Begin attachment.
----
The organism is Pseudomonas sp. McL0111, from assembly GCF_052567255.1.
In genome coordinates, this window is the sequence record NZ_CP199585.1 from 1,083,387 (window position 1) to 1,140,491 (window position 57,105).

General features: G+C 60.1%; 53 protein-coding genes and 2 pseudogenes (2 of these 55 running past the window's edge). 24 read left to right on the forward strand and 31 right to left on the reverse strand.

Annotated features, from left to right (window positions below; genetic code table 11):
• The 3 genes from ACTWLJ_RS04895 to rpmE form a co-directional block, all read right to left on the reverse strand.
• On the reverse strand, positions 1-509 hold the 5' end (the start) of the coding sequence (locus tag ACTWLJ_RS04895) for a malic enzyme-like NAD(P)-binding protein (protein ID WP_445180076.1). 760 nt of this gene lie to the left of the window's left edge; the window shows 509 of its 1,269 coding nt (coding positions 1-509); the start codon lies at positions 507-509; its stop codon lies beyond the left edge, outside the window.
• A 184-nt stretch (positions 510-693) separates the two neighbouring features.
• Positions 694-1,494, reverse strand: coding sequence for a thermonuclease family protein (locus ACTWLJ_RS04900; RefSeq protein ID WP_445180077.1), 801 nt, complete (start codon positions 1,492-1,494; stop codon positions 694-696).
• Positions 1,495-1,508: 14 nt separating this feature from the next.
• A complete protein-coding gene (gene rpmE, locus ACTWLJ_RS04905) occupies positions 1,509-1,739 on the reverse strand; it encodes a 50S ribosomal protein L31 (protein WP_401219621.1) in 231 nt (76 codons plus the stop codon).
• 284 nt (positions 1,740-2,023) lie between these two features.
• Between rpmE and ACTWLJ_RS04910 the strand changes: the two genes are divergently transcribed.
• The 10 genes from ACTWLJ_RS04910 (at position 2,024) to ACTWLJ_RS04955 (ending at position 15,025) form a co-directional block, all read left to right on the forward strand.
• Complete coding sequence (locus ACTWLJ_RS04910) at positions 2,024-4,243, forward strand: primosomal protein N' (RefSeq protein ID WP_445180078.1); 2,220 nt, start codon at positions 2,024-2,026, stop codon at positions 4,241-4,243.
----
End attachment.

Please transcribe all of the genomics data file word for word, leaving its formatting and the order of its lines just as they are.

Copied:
The organism is Pseudomonas sp. McL0111, from assembly GCF_052567255.1.
In genome coordinates, this window is the sequence record NZ_CP199585.1 from 1,083,387 (window position 1) to 1,140,491 (window position 57,105).

General features: G+C 60.1%; 53 protein-coding genes and 2 pseudogenes (2 of these 55 running past the window's edge). 24 read left to right on the forward strand and 31 right to left on the reverse strand.

Annotated features, from left to right (window positions below; genetic code table 11):
• The 3 genes from ACTWLJ_RS04895 to rpmE form a co-directional block, all read right to left on the reverse strand.
• On the reverse strand, positions 1-509 hold the 5' end (the start) of the coding sequence (locus tag ACTWLJ_RS04895) for a malic enzyme-like NAD(P)-binding protein (protein ID WP_445180076.1). 760 nt of this gene lie to the left of the window's left edge; the window shows 509 of its 1,269 coding nt (coding positions 1-509); the start codon lies at positions 507-509; its stop codon lies beyond the left edge, outside the window.
• A 184-nt stretch (positions 510-693) separates the two neighbouring features.
• Positions 694-1,494, reverse strand: coding sequence for a thermonuclease family protein (locus ACTWLJ_RS04900; RefSeq protein ID WP_445180077.1), 801 nt, complete (start codon positions 1,492-1,494; stop codon positions 694-696).
• Positions 1,495-1,508: 14 nt separating this feature from the next.
• A complete protein-coding gene (gene rpmE, locus ACTWLJ_RS04905) occupies positions 1,509-1,739 on the reverse strand; it encodes a 50S ribosomal protein L31 (protein WP_401219621.1) in 231 nt (76 codons plus the stop codon).
• 284 nt (positions 1,740-2,023) lie between these two features.
• Between rpmE and ACTWLJ_RS04910 the strand changes: the two genes are divergently transcribed.
• The 10 genes from ACTWLJ_RS04910 (at position 2,024) to ACTWLJ_RS04955 (ending at position 15,025) form a co-directional block, all read left to right on the forward strand.
• Complete coding sequence (locus ACTWLJ_RS04910) at positions 2,024-4,243, forward strand: primosomal protein N' (RefSeq protein ID WP_445180078.1); 2,220 nt, start codon at positions 2,024-2,026, stop codon at positions 4,241-4,243.